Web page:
Claudia Carpenter London
Randgold Resources, which has used the London gold fix for 18 years, is willing to consider an alternative to the benchmark used to set prices, according to chief executive Mark Bristow.
“There is always no harm in reviewing any business,” Bristow said on Sunday.
“The nice thing about the gold fixing is it takes into account the market. It is a logical process.”
The UK’s Financial Conduct Authority said on Friday that it had fined Barclays £26 million (about R450m) because one of its traders sought to influence the price-setting process two years ago.
The gold fix dates to 1919, when representatives from five dealers met on St Swithin’s Lane in London’s financial district.
It was possible the Comex gold close in New York could be used instead of the gold fix, Bristow said.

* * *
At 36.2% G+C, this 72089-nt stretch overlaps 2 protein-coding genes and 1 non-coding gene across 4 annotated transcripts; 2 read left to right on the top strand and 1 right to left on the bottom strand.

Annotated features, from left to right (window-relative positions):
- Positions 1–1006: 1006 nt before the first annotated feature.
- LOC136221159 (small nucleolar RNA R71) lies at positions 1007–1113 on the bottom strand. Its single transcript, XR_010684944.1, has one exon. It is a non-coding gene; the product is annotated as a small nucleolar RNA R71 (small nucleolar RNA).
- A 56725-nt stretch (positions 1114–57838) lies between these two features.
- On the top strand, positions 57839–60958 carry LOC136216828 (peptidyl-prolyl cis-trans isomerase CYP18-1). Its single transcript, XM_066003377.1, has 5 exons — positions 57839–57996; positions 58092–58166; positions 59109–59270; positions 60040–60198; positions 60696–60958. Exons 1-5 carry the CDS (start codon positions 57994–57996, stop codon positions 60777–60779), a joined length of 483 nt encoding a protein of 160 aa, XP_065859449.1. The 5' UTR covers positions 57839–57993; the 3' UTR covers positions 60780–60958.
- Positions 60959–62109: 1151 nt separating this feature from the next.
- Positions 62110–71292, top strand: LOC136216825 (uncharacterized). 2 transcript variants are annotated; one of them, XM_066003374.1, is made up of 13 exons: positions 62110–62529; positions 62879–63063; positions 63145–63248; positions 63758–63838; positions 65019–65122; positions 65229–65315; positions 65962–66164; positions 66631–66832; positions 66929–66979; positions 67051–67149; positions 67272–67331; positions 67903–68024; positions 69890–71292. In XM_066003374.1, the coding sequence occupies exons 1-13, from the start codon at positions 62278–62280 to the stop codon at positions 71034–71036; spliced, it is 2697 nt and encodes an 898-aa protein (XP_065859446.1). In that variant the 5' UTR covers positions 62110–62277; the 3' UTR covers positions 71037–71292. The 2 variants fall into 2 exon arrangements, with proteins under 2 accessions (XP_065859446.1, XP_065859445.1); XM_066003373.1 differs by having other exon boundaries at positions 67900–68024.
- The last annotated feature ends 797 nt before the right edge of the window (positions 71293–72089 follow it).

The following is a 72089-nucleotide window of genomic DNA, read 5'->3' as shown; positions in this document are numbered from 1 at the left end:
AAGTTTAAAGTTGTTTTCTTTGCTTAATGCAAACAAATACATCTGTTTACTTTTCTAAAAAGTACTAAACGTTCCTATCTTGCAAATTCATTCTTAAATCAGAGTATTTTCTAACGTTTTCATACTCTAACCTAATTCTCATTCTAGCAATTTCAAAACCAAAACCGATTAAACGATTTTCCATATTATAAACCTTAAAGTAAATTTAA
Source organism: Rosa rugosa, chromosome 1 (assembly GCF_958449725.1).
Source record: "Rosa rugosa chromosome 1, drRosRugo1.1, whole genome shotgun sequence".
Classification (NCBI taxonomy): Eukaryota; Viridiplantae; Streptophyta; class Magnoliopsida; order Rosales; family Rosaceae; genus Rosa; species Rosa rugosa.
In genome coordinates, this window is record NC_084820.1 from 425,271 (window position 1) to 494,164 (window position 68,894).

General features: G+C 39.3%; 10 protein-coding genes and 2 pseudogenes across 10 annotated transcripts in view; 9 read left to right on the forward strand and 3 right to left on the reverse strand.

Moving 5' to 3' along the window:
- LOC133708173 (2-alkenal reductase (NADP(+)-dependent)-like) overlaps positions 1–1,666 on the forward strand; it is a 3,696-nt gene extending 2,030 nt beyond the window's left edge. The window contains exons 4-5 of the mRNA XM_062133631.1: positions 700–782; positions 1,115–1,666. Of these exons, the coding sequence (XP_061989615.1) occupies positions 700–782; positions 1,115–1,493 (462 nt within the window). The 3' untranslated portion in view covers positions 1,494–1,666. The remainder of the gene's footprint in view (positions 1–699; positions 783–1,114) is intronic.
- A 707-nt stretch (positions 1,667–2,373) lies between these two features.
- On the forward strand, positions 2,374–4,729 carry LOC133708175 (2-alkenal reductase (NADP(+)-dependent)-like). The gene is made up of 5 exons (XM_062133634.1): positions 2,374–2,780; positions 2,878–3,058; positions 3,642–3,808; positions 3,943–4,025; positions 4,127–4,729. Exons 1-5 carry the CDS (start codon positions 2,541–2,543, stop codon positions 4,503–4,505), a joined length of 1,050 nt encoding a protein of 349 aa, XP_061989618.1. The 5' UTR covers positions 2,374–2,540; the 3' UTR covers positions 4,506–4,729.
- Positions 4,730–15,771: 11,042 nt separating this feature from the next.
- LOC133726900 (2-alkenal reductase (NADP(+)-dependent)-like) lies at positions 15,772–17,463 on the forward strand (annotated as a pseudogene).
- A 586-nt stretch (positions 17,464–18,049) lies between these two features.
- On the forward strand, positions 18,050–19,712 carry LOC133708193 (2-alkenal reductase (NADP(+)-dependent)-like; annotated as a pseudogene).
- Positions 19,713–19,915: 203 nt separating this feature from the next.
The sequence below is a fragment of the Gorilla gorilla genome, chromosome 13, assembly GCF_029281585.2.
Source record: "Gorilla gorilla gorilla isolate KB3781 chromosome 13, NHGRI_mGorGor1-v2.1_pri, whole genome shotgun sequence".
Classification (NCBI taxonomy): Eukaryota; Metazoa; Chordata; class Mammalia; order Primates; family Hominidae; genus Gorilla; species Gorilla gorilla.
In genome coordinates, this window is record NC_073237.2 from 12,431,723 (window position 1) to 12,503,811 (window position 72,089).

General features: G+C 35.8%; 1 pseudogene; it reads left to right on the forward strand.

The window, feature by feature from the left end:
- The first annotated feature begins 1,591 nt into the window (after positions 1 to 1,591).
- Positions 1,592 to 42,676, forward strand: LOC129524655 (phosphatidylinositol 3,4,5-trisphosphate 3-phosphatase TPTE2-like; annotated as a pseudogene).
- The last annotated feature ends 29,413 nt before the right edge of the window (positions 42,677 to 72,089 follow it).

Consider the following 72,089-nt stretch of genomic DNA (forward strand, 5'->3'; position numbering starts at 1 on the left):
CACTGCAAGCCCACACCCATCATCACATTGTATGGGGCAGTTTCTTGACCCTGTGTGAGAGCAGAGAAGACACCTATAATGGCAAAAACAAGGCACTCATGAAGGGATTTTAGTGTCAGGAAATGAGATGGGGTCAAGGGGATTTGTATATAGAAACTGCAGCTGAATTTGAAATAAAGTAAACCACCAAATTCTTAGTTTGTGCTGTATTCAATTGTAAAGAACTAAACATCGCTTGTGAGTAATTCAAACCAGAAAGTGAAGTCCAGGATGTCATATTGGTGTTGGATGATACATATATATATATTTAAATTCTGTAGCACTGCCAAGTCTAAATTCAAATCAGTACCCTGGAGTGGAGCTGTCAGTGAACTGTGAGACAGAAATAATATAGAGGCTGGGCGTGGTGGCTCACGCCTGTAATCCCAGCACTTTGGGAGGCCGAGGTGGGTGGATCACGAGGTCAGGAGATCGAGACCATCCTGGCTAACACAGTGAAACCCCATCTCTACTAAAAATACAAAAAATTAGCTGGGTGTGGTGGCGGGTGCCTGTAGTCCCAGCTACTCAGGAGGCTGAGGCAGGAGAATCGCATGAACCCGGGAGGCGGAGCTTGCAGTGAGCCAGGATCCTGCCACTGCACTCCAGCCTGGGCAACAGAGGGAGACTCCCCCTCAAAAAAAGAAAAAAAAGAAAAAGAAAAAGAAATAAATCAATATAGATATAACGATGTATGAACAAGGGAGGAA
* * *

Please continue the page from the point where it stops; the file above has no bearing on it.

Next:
“I would have to consider it,” he said.
Using the London afternoon fix as a measure, the price of the metal climbed 5.4 percent this year to $1 291.50 an ounce by Friday afternoon. Gold futures on Comex advanced 7.5 percent to $1 291.90 in the period and metal for immediate delivery as measured by Bloomberg generic pricing rose 7.6 percent to $1 292.61.
Bristow said Randgold could elect to price its product according to the morning or afternoon fix of the day following shipment or arrival.
“Personally, I believe it’s never a bad thing to review something and see if it still applies in any market.”
Asked if consumers would be discouraged to invest in gold because of news such as that of the Barclays fine for manipulating the gold fix, Bristow said: “People are always going to find ways to own gold. In the US it is hard to own physical gold. In Asia, they can always own gold.”